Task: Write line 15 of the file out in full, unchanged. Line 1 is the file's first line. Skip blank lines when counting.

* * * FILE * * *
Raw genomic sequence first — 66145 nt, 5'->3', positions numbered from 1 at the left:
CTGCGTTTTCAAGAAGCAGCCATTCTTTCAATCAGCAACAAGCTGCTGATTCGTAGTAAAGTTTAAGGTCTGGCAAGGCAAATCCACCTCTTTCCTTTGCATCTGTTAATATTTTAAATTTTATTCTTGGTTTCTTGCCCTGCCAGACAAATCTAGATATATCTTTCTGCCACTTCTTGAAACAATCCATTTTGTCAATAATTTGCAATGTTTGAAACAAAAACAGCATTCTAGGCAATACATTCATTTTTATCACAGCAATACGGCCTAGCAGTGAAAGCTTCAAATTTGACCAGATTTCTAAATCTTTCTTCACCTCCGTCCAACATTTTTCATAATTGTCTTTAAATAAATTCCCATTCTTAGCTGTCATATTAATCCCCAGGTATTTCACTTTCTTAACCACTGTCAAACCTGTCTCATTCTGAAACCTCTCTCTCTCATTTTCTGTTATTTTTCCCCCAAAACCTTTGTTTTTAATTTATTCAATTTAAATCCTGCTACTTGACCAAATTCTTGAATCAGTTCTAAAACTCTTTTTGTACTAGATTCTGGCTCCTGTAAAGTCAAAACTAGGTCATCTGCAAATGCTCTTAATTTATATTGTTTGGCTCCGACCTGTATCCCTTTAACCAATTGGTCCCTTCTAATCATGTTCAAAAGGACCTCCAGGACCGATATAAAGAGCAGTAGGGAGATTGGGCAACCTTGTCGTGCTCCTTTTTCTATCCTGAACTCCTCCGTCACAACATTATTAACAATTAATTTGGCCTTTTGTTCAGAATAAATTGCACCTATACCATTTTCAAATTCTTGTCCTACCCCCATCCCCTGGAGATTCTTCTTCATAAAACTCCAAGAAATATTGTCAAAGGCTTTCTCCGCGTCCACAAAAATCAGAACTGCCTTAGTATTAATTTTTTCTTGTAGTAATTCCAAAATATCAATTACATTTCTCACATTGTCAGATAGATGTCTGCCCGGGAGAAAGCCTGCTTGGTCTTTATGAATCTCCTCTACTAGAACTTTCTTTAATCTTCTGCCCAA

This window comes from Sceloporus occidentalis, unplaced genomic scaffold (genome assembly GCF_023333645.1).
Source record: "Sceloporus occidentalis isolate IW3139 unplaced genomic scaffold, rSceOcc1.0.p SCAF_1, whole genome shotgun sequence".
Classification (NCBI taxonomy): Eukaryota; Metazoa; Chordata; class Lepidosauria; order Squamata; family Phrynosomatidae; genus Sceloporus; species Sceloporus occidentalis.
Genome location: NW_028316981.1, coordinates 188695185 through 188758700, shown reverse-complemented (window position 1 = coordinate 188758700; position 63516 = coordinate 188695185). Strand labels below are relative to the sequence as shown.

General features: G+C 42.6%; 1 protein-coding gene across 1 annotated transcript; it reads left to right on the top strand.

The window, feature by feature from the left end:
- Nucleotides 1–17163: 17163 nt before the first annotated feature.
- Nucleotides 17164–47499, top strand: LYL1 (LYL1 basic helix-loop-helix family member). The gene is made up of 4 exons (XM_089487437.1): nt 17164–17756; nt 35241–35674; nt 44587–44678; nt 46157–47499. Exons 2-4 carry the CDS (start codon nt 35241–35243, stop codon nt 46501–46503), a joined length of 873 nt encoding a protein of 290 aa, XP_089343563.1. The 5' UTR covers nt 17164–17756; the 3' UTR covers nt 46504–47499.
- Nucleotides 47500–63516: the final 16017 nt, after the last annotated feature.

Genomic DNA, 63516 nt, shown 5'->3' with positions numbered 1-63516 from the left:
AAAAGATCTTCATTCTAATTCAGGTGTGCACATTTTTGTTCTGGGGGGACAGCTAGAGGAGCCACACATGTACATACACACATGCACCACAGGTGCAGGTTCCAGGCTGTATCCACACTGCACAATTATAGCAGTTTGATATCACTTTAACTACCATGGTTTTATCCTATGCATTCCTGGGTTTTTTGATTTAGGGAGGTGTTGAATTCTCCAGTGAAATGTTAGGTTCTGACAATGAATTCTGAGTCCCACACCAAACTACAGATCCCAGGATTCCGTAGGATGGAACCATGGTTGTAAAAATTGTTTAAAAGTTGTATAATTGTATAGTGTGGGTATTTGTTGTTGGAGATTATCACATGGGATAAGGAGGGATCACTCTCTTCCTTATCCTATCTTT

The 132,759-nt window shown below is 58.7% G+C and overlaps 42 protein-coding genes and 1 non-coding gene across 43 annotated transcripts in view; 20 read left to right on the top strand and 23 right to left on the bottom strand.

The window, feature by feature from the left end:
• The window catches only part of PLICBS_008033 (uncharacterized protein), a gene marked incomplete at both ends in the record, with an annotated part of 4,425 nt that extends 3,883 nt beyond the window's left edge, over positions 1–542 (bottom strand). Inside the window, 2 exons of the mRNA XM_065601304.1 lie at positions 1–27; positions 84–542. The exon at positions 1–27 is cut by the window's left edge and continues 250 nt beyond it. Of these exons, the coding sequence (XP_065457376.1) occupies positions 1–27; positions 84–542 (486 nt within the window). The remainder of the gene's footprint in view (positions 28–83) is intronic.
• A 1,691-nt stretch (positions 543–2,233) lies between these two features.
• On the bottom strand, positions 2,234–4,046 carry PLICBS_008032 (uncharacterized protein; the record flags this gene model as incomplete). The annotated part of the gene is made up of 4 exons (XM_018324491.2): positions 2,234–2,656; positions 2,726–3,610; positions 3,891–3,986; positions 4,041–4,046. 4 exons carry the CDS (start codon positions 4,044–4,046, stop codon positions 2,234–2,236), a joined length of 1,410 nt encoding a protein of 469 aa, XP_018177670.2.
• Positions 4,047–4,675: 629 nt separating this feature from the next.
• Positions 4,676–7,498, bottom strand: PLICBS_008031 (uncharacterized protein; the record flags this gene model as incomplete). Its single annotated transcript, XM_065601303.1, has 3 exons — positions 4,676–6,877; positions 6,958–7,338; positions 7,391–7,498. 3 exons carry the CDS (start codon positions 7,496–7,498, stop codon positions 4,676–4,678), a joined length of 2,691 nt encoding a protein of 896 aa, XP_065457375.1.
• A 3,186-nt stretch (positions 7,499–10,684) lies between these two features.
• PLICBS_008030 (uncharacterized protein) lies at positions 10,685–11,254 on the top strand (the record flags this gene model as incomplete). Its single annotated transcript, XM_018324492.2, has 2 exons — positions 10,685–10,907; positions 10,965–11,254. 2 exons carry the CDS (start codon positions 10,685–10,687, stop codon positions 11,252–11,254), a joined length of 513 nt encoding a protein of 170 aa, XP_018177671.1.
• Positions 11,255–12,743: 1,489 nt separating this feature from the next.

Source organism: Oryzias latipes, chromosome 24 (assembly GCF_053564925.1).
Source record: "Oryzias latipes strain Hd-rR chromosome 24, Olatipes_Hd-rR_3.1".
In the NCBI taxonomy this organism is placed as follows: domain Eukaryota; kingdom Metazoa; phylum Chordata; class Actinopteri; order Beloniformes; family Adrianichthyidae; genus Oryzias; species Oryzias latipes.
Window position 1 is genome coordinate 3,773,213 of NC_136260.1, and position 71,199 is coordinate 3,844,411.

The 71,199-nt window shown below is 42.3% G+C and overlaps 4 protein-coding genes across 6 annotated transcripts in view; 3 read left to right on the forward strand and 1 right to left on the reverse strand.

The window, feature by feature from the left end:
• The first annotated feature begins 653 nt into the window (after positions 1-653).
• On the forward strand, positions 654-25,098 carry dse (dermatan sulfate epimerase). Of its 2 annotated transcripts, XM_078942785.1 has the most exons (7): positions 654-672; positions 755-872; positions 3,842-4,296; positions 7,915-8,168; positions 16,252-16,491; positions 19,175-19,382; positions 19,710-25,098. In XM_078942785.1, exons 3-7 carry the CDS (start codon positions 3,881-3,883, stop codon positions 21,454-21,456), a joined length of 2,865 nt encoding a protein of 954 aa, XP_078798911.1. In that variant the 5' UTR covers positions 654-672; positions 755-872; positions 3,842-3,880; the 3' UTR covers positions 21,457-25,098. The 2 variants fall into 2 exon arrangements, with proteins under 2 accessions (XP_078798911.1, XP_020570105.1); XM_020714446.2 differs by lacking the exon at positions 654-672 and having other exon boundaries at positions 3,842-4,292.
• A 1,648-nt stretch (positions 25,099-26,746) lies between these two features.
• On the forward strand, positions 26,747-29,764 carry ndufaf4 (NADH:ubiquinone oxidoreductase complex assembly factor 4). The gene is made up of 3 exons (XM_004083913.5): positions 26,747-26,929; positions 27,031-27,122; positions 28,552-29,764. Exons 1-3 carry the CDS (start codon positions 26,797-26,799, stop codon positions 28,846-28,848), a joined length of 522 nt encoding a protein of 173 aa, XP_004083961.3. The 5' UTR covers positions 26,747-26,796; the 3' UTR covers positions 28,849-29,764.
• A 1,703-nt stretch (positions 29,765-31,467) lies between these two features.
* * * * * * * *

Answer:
The window, feature by feature from the left end: